Our ancestors did it. The census takers did it. The transcribers did it. So we have to as well. It's a rare thing to find an ancestor whose name appears in historical records year after year spelled exactly the same way each time. Even a seemingly simple name such as Owens, will often appear as Owen, Owins, Owings or even Owns.
There are many creative ways to find alternate surname variations, but I also wanted to share an online tool that I find handy for this purpose. British Origins, one of the sites I use in my English research, employs a name search technology known as NameX. Created by Image Partners, NameX is based on a Last name thesaurus containg 75 million entries for 1.5 million distinct last names and a First name thesaurus containing over 3 million entries for 260,000 distinct first names. This generally results in fewer, more accurate name variants than Soundex. For example, while NameX identifies 21 highly plausible variants for the surname Owens, Soundex identifies 659 "variants," of which nearly 90% are extremely unlikely (eg. Oyoumick, Ounnoughi, Onehawk). NameX does miss a few likely ones, of course, such as Owins, but it also provides a much more reasonable number of surnames to wade through than Soundex.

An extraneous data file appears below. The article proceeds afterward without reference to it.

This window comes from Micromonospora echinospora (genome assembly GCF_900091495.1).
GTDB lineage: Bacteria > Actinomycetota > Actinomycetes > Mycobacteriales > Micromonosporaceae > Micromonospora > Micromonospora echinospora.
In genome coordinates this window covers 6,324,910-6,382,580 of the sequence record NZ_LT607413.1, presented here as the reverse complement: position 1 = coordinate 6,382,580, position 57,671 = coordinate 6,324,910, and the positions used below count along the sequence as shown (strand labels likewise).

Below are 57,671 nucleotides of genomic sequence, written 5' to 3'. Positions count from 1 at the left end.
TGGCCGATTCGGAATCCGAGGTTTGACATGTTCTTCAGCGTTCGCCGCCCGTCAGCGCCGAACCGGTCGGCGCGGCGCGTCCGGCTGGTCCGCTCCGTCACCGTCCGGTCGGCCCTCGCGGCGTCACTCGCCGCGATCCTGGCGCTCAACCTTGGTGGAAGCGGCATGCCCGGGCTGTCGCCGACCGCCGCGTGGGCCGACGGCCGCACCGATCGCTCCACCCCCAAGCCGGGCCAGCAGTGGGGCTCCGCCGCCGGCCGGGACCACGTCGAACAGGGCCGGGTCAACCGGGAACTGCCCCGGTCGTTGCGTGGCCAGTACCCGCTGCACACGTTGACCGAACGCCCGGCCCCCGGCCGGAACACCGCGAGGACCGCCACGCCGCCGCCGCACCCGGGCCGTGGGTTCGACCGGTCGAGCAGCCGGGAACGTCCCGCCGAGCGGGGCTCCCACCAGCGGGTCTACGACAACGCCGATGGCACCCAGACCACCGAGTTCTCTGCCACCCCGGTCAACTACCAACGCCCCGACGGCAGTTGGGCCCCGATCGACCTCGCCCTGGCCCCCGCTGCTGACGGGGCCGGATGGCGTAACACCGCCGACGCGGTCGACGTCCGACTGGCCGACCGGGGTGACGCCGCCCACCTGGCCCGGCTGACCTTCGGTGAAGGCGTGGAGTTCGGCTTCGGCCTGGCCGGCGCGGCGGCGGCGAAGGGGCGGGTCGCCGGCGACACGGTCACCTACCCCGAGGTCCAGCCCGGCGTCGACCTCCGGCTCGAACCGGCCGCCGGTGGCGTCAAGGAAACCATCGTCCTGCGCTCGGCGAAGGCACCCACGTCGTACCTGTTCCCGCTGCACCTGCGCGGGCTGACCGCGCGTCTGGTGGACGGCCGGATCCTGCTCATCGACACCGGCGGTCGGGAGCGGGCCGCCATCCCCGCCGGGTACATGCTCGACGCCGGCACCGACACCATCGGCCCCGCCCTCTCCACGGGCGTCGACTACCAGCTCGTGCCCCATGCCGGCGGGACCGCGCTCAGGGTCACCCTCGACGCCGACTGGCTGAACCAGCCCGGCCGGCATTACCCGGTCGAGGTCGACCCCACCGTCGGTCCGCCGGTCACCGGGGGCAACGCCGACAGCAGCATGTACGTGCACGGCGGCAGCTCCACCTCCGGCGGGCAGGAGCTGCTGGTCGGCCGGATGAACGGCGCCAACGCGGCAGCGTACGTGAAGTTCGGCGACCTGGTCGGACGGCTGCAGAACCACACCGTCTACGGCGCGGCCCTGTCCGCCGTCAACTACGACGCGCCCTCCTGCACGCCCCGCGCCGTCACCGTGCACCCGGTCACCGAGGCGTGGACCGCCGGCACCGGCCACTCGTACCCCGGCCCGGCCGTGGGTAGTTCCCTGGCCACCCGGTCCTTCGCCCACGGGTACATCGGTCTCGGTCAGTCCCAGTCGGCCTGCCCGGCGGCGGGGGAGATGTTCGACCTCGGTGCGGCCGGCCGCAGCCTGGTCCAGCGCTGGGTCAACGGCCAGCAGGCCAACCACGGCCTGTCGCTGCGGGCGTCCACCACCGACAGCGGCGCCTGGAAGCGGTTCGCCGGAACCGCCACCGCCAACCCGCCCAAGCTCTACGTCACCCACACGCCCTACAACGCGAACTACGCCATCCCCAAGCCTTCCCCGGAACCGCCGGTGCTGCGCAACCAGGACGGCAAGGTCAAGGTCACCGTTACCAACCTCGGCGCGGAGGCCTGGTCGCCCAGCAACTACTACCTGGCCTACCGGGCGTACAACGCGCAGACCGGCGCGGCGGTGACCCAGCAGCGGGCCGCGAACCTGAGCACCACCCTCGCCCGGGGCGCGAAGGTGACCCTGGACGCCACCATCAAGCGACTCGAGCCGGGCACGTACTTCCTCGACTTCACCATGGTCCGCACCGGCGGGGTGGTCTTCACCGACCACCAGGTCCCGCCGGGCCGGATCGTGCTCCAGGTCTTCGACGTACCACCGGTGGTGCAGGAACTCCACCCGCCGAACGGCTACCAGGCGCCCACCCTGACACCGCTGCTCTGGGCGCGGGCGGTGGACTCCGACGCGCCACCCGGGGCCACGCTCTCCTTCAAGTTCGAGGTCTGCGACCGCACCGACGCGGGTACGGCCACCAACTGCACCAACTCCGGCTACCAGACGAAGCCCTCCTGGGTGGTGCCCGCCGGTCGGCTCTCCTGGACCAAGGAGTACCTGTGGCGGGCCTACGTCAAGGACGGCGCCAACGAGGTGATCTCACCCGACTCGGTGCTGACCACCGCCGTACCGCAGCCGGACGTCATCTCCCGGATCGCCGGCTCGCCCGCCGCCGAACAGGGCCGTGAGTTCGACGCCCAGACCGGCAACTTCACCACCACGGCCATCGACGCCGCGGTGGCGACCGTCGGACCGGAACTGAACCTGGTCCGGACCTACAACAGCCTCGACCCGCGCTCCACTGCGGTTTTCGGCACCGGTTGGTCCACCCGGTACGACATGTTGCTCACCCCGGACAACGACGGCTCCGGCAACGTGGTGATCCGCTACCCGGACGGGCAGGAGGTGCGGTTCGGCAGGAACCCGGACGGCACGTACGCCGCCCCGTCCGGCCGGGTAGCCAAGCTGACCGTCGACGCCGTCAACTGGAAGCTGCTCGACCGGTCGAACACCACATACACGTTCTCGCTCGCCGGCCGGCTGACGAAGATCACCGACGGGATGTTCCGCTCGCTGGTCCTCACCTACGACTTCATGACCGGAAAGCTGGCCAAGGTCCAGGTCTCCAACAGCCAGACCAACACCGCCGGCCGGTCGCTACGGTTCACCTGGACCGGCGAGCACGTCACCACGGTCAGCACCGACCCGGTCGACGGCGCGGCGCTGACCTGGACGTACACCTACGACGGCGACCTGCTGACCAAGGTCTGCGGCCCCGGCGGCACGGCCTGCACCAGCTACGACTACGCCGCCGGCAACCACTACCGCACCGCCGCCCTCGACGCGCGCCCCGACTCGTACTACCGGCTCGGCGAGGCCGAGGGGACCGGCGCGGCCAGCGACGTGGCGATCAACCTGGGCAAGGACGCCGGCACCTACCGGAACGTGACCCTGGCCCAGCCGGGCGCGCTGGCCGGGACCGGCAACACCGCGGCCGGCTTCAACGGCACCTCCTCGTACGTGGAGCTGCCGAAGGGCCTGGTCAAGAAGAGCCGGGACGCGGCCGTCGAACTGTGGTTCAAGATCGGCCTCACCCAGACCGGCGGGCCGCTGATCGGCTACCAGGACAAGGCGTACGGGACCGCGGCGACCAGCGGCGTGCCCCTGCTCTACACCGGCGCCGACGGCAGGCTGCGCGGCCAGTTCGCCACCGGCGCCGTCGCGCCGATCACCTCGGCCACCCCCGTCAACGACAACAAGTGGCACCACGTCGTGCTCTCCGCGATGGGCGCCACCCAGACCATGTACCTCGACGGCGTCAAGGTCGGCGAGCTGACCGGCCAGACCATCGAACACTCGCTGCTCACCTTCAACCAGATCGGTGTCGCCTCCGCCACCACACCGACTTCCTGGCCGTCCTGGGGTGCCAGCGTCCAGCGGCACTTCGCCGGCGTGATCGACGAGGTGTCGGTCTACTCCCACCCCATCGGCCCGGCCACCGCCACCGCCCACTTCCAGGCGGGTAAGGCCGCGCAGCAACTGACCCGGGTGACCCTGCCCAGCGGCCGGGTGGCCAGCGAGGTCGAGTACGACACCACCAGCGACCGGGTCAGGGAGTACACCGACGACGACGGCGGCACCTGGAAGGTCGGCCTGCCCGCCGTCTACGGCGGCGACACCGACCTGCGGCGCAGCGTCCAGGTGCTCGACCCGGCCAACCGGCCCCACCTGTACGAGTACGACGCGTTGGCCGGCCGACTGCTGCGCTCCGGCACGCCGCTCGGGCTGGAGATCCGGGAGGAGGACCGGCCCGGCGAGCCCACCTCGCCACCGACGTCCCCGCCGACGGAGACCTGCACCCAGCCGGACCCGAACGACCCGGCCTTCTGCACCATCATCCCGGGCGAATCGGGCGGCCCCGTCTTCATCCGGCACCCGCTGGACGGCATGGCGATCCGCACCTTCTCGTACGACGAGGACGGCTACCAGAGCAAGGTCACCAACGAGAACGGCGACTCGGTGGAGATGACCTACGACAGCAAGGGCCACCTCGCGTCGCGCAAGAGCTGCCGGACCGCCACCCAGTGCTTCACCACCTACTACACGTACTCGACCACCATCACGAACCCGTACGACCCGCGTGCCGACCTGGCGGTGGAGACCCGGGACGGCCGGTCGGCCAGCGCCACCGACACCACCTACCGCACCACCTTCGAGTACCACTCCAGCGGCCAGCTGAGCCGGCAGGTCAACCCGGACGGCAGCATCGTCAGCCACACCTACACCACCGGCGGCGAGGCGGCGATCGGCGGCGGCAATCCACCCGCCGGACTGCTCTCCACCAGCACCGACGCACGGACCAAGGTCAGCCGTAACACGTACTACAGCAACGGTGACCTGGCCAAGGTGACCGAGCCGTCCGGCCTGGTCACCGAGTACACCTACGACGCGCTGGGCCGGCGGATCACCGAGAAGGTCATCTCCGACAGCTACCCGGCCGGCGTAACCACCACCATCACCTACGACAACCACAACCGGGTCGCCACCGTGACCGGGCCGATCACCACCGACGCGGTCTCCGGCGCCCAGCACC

I find the First Name Thesaurus to be of particular help, since Soundex doesn't address this, and many genealogy databases don't offer anything other than wildcard searching for first names. A search for Kimberly brings up some great variations, including Kim, Kimberley, Kymberly and Kimberlee.
The NameX name matching technology is sold to companies, but the Surname Thesaurus (which includes a Forename Thesaurus) is available on the Web, and can be freely accessed for personal use. A great resource the next time you need some help getting your creative juices flowing!